Ranking the 50 greatest NBA players of all time

The Last Dance, Michael Jordan, LeBron James (Photo by Streeter Lecka/Getty Images)
The Last Dance, Michael Jordan, LeBron James (Photo by Streeter Lecka/Getty Images) /
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(Original Caption) December 22, 1971 – Baltimore: Jerry West drives up the middle and scores in 1st period of Laker 127-120 win over Bullets. West scored 37 points in game that was 27th consecutive win for the Lakers. The Laker victory set an all time consecutive win record for all of pro sports, the 1916 N.Y. baseball Giants had held the old record of 26 consecutive wins. Wilt Chamberlain (#13) and Phil Chenier (#45) of Bullets. /

18. Jerry West

  • Resume: 14 seasons, 1 NBA championship, 1 NBA Finals MVP Award, 12-time All-NBA selection, 14-time NBA All-Star, NBA All-Star Game MVP, 1-time NBA leader in scoring, 1-time NBA leader in assists, Hall-of-Famer
  • Stats: 27.0 PPG, 6.7 APG, 5.8 RPG, .474/—/.814 shooting splits, 22.9 career PER, 162.6 win shares

The Logo — who agrees the NBA’s logo should probably have been updated to someone else by now — is one of the greatest shooting guards of all time. Like Elgin Baylor, he had the misfortune of facing Russell’s Celtics over and over again in the championship round. Unlike Baylor, however, West finally did break through and win a title in 1972, the year that Baylor quit nine games into the season because he felt he was holding the team back.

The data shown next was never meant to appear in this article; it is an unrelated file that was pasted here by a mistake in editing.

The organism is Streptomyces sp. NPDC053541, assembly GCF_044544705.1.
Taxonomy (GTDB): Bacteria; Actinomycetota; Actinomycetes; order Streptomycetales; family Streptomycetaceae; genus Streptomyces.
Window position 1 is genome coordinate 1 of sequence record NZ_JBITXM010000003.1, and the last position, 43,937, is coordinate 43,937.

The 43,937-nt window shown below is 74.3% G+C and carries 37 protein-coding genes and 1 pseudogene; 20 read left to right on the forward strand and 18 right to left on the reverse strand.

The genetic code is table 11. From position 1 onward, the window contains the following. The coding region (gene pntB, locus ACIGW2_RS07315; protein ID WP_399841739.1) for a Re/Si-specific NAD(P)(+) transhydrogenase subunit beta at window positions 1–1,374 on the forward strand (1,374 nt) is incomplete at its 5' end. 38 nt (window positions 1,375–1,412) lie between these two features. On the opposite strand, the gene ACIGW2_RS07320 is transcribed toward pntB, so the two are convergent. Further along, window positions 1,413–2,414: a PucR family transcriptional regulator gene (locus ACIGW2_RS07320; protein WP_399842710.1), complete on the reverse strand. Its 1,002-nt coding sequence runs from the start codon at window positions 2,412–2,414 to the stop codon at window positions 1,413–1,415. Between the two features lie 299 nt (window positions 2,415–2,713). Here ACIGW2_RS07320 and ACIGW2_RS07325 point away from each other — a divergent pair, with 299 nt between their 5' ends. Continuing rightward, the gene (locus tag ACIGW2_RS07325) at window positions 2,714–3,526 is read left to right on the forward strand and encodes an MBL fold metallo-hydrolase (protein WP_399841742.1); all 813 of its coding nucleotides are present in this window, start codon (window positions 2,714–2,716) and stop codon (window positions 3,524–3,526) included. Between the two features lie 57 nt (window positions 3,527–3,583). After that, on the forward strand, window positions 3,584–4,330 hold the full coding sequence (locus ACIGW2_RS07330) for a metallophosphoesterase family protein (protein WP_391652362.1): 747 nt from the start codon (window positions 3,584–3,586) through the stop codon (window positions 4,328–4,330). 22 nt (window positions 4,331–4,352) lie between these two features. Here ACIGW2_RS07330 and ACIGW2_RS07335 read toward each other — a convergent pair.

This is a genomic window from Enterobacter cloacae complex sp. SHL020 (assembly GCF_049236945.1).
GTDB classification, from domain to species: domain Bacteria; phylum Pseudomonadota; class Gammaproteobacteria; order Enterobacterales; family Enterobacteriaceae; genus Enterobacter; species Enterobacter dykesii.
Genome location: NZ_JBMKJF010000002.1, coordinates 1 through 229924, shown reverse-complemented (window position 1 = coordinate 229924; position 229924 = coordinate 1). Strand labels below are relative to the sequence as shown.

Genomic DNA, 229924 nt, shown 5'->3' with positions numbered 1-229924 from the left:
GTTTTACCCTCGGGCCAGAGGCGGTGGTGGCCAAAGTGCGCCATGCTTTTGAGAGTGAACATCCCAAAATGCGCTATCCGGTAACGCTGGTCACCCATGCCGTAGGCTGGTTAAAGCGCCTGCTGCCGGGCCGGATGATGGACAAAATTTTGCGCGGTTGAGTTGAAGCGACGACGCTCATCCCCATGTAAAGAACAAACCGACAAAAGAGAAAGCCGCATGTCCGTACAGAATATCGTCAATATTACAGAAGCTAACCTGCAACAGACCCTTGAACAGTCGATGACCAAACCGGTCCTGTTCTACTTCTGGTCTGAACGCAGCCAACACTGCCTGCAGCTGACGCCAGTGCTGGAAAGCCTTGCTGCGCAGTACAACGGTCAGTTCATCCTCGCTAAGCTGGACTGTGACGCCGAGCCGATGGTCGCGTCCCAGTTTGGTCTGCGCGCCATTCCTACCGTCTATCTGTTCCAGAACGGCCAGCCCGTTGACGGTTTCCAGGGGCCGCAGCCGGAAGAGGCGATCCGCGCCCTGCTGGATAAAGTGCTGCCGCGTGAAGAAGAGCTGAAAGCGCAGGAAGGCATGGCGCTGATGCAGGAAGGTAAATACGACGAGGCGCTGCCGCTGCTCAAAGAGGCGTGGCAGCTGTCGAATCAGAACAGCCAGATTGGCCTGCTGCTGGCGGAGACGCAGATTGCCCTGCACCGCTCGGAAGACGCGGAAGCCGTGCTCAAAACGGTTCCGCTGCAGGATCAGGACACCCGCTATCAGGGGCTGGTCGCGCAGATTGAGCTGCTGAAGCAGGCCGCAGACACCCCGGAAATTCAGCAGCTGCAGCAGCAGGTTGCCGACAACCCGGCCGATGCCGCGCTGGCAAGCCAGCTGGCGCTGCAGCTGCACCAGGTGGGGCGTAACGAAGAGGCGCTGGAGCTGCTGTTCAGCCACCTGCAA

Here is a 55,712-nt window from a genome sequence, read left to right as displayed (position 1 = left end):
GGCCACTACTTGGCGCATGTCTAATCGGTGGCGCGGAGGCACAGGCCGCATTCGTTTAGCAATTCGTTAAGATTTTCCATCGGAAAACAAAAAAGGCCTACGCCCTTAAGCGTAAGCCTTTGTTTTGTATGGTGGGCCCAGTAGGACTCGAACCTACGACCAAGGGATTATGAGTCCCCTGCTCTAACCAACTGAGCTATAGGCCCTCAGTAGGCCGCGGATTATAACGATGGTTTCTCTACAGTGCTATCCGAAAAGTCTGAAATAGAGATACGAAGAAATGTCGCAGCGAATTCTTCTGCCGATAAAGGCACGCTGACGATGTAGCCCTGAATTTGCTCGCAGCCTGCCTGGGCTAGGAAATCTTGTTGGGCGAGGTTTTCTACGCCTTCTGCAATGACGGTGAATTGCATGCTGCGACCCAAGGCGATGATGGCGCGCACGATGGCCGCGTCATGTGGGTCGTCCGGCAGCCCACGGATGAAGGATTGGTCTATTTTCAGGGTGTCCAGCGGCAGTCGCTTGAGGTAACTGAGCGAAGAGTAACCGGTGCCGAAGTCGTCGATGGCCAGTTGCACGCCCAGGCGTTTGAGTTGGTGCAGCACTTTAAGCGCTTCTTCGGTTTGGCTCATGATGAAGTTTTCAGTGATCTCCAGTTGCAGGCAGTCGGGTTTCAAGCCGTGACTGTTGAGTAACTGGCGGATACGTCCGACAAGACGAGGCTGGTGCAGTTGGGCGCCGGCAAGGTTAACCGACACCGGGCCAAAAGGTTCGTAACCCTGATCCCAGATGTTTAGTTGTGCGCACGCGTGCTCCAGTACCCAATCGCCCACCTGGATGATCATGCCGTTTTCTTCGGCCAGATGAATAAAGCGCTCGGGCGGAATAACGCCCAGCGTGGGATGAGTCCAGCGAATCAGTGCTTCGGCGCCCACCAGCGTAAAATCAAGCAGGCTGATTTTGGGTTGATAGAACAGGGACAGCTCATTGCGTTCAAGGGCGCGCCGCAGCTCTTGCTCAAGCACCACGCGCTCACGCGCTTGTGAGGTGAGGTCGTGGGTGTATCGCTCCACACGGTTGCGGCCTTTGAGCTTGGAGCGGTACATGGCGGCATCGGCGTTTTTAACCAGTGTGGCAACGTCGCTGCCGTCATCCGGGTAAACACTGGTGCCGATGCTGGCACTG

So what sets West apart from the other great shooting guards on this list? You know, aside from leading the Lakers to nine NBA Finals appearances? Well, for one thing, West holds the record for most points in a playoff series (46.3 PPG), he’s the only player in NBA history to win a Finals MVP Award while playing for the losing team, and his determination while toiling away on those Lakers teams is evident from the 840 free throws he made during the 1965-66 season — an NBA record that still stands.

West’s one championship doesn’t do “Mr. Clutch” justice. He was a tremendous defender, one of the most effective scorers in league history and a crunch-time scorer who made sense as the NBA logo at the time.

As the “Mr. Outside” to Baylor’s “Mr. Inside,” those Ice Cream Paint Job Lakers were clean, but they never reached their full potential because Elgin’s body broke down. It’s unfortunate, but West’s 26-5-10 stat line during the Lakers’ NBA-record 33-game win streak gives you a pretty good idea of how he did everything his teams needed him to do.